Ukrainian Catholic Archbishop Sviatoslav Shevchuk of Kiev-Halych, leader of the Ukrainian Catholic Church, speaks at the National Press Club in Washington Nov. 9. The archbishop along with other Ukrainian Catholic and Orthodox leaders made an appeal to President Obama to airlift crucial humanitarian supplies to the Ukraine for this winter season. CNS photo/Tyler Orsburn

Faith leaders ask U.S. to help meet growing needs of Ukraine's people

By 
  • November 13, 2015

WASHINGTON - "Time is of the essence" to get humanitarian aid to the people of Ukraine as winter sets in, a group of Ukrainian religious leaders said in a Nov. 9 appeal to U.S. President Barack Obama.

They said they were making the appeal "on behalf of our people to help address the humanitarian catastrophe gripping our country. The needs are enormous, ranging from medical supplies to everyday items such as food, water, and clothing."

At a news conference at the National Press Club, the Ukrainian group issued a joint statement that cited UN statistics showing that as a result of fighting between the army and pro-Russian separatist rebels in Ukraine that continues unabated, more than five million people — including 1.7 million children — are in desperate need of humanitarian assistance.

The statement said that 8,000 people have died and over 17,000 have been injured and wounded. The number of those displaced is over 1.39 million, with 174,000 children among them.

"The challenges of this human tragedy are overwhelming," the group said. "Even the most conservative estimates show that over 65 per cent of projected needs have yet to be met.

"While the global news media regularly reports on Russia's war against Ukraine, government reforms and financial challenges, there is rarely any mention of the extraordinary dimensions of the human suffering caused by military action in the east of Ukraine," the leaders said.

"While Ukraine certainly needs greater military, financial and political assistance, our focus here must be on the humanitarian aspect.

"As representatives of the interfaith community, we witness on a daily basis the challenges and the needs of people suffering because of this war," they added. "And with the onset of winter, an already dire situation will only get worse. We pray for their lives and for the future of our country."

Signers of the statement, some of whom were at the press club, include Ukrainian Catholic, Orthodox, Jewish, Muslim, Lutheran and evangelical Christian leaders.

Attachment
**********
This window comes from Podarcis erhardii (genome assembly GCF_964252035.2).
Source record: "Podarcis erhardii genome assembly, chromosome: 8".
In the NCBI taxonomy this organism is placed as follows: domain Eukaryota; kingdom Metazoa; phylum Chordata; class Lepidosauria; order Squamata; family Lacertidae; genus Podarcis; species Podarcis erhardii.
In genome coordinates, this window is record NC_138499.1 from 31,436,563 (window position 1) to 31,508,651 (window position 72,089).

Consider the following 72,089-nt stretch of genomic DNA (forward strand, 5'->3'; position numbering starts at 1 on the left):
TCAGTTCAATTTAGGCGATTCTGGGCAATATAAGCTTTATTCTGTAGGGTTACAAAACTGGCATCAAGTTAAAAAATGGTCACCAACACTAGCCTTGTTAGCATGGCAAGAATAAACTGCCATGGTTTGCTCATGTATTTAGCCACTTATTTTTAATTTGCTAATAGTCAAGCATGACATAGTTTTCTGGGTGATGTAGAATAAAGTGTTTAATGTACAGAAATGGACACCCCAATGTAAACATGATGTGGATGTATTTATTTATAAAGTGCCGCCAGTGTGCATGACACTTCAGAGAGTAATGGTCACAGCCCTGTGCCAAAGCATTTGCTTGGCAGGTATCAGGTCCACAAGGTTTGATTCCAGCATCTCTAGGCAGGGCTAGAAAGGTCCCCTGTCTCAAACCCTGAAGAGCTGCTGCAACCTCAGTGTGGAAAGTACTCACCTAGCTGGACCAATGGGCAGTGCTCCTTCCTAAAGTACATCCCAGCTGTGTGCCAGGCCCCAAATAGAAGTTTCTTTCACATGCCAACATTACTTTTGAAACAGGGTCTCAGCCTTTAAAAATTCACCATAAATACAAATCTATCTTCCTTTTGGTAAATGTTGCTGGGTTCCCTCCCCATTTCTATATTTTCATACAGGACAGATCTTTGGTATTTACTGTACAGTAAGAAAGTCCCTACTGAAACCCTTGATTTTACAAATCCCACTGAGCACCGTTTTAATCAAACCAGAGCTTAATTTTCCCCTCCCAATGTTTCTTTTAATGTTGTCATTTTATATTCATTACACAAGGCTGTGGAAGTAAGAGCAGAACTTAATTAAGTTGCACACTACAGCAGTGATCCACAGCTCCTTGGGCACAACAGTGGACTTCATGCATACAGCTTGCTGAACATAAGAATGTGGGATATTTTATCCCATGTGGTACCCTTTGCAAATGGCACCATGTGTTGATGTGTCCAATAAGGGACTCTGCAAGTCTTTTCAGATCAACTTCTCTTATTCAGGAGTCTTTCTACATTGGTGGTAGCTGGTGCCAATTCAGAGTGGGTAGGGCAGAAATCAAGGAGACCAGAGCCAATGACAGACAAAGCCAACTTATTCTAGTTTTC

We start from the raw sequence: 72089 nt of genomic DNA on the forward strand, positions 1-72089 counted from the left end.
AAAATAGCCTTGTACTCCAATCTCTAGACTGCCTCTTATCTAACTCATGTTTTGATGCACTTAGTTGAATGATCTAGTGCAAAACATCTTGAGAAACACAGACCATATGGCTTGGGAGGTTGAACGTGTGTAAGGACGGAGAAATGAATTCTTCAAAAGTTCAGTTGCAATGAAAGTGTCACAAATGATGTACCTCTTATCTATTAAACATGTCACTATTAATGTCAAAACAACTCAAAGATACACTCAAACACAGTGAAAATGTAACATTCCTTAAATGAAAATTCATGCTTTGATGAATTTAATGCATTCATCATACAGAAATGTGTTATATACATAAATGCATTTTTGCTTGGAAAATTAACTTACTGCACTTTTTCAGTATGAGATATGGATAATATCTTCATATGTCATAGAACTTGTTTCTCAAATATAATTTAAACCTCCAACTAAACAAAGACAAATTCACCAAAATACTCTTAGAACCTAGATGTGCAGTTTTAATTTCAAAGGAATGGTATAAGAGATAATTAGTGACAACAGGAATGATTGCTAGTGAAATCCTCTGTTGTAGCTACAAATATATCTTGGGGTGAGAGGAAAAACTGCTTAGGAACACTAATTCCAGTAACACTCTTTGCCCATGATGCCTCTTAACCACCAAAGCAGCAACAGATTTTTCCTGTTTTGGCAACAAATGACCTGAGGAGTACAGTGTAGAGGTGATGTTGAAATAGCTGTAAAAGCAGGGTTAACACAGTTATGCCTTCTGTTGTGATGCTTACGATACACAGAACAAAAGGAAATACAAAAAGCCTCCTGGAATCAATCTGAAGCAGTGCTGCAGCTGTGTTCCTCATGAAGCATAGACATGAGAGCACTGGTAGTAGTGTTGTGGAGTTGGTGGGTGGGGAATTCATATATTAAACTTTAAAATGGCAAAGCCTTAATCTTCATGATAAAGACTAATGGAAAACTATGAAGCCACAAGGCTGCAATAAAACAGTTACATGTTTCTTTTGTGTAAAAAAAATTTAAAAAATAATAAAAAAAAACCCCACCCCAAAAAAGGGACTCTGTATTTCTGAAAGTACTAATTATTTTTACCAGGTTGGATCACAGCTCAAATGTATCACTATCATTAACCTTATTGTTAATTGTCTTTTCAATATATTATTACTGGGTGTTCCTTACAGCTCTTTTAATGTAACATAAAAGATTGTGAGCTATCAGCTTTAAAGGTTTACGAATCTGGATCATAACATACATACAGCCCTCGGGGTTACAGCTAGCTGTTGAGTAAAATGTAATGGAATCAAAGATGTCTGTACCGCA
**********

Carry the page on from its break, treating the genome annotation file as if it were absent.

Ukrainian Catholic Archbishop Sviatoslav Shevchuk of Kiev-Halych and Ukrainian Orthodox Patriarch Filaret Denysenko of Kyiv spoke at the press club. The religious leaders said they were grateful for the assistance provided by the U.S. government to date, but "we know that the need is so much greater."

In their statement, they appealed to the Obama administration and Congress to increase assistance and "activate the full potential" of the National Guard State Partnership Program and the Partnership for Peace "as instruments for alleviating the humanitarian catastrophe."

The National Guard entity they described is a U.S. Department of Defense program managed by the National Guard that links U.S. states with partner countries around the world. Among its goals is to help prevent failed states, create stable regions and improve the capabilities of partner nations to protect their citizens.

Partnership for Peace is a program of bilateral co-operation between individual Euro-Atlantic partner countries and NATO.

One of the stated goals of the Partnership for Peace, the religious leaders said, is to "provide a framework for enhanced political and military co-operation for joint multilateral crisis management activities, such as humanitarian assistance and peacekeeping."

Ukraine was the first post-Soviet country to join the Partnership for Peace in 1993.

The leaders said the programs "will allow the American people to more effectively and rapidly access and deliver already available medical and humanitarian supplies to Ukraine — literally within days.

"We each represent distribution networks that co-operate with each other; we now ask for the resources to meet the growing human needs," they said.

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